When Okoye snatched off her wig and threw it at the White man— You know you are in trouble when a sister takes her hair off. Granted. Okoye did not want to wear the wig in the first place but because of her distinctive Wakandan shaved head she agreed, reluctantly to wear the wig as a part of the mission to Korea. But when the “stuff” hit the fan she snatched off her wig, threw it, and began kicking butt and taking names. It was a “black” moment.
When Shuri told T’Challa, “Great, another broken white boy for me to fix” — This is how so many black people feel on their jobs when we end up having to train less qualified people to take jobs supervising us. Some of us look at the incompetence of White colleagues and are bewildered that we have to pretend like their mediocrity is lauded as excellence. Many of my relatives who have served as domestics in White households have shared stories of “fixing broken” white women and their children in order to make their jobs bearable. Shuri’s outspoken declaration was a “Black” moment.
When W’Kabi asks Okoye, “Would you kill me my love?” and she replies, “For Wakanda? … No question!”—reminds me of the many times Black women have to make pyrrhic choices. The welfare system required many Black mothers to make a choice between keeping a man in their home and receiving the kind of financial assistance to pay the rent and keep food on the table. They had to put that man out “for Wakanda”—for their futures. Don’t give black women an ultimatum unless you are prepared for them to take the choice you don’t want. Okoye gave us a really “black” moment.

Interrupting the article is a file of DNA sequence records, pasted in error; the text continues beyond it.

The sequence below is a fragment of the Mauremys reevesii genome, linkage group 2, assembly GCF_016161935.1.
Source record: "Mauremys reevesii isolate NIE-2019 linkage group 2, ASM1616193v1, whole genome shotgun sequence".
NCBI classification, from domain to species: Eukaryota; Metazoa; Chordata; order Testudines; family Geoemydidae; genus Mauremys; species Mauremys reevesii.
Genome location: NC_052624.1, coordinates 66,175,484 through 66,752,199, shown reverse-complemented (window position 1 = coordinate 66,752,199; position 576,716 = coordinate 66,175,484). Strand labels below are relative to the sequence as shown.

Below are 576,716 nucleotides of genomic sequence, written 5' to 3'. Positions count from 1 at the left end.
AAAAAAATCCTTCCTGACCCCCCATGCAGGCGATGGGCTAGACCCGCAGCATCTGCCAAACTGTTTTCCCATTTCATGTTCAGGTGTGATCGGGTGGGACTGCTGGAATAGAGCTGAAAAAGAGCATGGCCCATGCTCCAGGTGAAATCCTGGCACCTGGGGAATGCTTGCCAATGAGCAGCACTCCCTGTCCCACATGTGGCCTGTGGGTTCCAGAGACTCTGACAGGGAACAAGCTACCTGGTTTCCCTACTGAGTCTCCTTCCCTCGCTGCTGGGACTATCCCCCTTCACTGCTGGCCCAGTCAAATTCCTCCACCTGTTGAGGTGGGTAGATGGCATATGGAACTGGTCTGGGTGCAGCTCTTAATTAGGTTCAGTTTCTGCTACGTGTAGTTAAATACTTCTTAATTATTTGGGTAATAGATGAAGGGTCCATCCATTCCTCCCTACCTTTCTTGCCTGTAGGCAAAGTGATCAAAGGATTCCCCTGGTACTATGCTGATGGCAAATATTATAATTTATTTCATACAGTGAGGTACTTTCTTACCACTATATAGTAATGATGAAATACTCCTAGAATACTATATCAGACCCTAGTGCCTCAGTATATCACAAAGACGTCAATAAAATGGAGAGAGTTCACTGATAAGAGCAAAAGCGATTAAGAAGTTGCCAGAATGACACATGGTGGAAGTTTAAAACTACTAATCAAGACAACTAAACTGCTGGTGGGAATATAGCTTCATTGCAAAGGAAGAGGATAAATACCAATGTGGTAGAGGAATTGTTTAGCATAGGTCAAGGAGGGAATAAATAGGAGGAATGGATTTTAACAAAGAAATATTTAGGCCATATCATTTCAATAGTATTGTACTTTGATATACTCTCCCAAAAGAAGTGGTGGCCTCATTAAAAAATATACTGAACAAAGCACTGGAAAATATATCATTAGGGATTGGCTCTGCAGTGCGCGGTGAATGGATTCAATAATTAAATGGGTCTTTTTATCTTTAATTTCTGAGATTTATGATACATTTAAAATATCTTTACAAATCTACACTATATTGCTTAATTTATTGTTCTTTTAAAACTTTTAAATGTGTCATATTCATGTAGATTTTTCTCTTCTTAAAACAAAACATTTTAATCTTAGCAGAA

The barking to drown out the “whitesplaining” — Oh, that was a black moment. When Agent Ross tried to open his mouth with an authority he did not possess the Jabari started barking like crazy. As I sat there all I could think was, “Wow, I’d love to do that in a department meeting!” When nobody really wants to hear the party line it’s time to start barking. Wouldn’t it be cool if the reporters in the White House Press Corps would start barking whenever Sarah Huckabee Sanders started in with another of those ridiculous explanations to cover for Donald Trump? It would be a really “black” moment.
Finally, when Erik Stevens (a.k.a. Killmonger) shows up in the Wakandan court and says to Ramonda (Angela Bassett), “Hi Auntie” — It is the most inappropriate truth of the moment. It is true she is his aunt. It is also true that nobody wants to acknowledge it. It’s like an “outside” child showing up at daddy’s funeral and wrapping her arms around the “real” kids. It’s both true and inappropriate and it’s the kind of thing that regularly happens in Black families. It was a really “black” moment.
Black Panther is not a perfect film, but it is a good movie and it is the film we need right now. It has some obvious shortcomings when we think about how the Wakandans are reluctant to truly help the rest of the world, and the rest of the continent of Africa, in particular. However, the nature of superheroes is that they need conflict and if Wakanda fixes all the problems we have no sequels to look forward to. This film provides the escape we desperately need at this moment. We are in a political and social morass. We see children senselessly killed in their school classrooms. We know a foreign government—Russia—interfered in our Presidential elections. We see a rise in hate crimes. We can get no relief from the police shootings of unarmed African Americans. We needed some escape and what better place to escape to than Wakanda (forever)!